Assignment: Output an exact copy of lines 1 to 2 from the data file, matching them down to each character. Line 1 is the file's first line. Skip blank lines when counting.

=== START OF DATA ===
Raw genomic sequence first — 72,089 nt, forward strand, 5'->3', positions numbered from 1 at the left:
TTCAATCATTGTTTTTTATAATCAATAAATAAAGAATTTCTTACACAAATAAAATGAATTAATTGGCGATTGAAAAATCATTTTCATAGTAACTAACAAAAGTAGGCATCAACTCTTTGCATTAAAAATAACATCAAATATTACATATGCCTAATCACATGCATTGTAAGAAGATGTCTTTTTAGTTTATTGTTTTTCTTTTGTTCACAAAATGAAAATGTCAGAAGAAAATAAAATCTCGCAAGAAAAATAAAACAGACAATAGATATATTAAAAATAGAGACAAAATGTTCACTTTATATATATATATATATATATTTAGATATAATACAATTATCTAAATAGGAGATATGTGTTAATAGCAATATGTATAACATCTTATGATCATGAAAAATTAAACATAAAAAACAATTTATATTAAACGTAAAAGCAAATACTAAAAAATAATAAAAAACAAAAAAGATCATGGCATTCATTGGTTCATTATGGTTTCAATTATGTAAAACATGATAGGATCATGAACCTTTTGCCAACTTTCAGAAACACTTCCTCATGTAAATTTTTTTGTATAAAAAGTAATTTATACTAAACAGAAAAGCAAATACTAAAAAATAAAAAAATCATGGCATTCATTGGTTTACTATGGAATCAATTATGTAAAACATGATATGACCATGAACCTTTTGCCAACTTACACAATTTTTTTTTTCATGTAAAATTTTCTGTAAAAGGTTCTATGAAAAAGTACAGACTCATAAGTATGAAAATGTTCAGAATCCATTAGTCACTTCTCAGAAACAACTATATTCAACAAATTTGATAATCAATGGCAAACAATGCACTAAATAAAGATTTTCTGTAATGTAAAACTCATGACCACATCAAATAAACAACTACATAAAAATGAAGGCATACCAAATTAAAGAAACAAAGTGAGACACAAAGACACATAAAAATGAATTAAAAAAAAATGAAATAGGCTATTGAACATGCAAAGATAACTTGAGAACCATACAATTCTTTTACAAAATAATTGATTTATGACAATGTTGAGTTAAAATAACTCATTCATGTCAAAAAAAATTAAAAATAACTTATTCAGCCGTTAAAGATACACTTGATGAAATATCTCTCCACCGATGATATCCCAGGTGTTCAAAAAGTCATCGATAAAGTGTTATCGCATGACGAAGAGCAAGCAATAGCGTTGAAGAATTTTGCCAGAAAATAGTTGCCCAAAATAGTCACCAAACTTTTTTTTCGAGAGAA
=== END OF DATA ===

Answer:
Raw genomic sequence first — 72,089 nt, forward strand, 5'->3', positions numbered from 1 at the left:
TTCAATCATTGTTTTTTATAATCAATAAATAAAGAATTTCTTACACAAATAAAATGAATTAATTGGCGATTGAAAAATCATTTTCATAGTAACTAACAAAAGTAGGCATCAACTCTTTGCATTAAAAATAACATCAAATATTACATATGCCTAATCACATGCATTGTAAGAAGATGTCTTTTTAGTTTATTGTTTTTCTTTTGTTCACAAAATGAAAATGTCAGAAGAAAATAAAATCTCGCAAGAAAAATAAAACAGACAATAGATATATTAAAAATAGAGACAAAATGTTCACTTTATATATATATATATATATATTTAGATATAATACAATTATCTAAATAGGAGATATGTGTTAATAGCAATATGTATAACATCTTATGATCATGAAAAATTAAACATAAAAAACAATTTATATTAAACGTAAAAGCAAATACTAAAAAATAATAAAAAACAAAAAAGATCATGGCATTCATTGGTTCATTATGGTTTCAATTATGTAAAACATGATAGGATCATGAACCTTTTGCCAACTTTCAGAAACACTTCCTCATGTAAATTTTTTTGTATAAAAAGTAATTTATACTAAACAGAAAAGCAAATACTAAAAAATAAAAAAATCATGGCATTCATTGGTTTACTATGGAATCAATTATGTAAAACATGATATGACCATGAACCTTTTGCCAACTTACACAATTTTTTTTTTCATGTAAAATTTTCTGTAAAAGGTTCTATGAAAAAGTACAGACTCATAAGTATGAAAATGTTCAGAATCCATTAGTCACTTCTCAGAAACAACTATATTCAACAAATTTGATAATCAATGGCAAACAATGCACTAAATAAAGATTTTCTGTAATGTAAAACTCATGACCACATCAAATAAACAACTACATAAAAATGAAGGCATACCAAATTAAAGAAACAAAGTGAGACACAAAGACACATAAAAATGAATTAAAAAAAAATGAAATAGGCTATTGAACATGCAAAGATAACTTGAGAACCATACAATTCTTTTACAAAATAATTGATTTATGACAATGTTGAGTTAAAATAACTCATTCATGTCAAAAAAAATTAAAAATAACTTATTCAGCCGTTAAAGATACACTTGATGAAATATCTCTCCACCGATGATATCCCAGGTGTTCAAAAAGTCATCGATAAAGTGTTATCGCATGACGAAGAGCAAGCAATAGCGTTGAAGAATTTTGCCAGAAAATAGTTGCCCAAAATAGTCACCAAACTTTTTTTTCGAGAGAA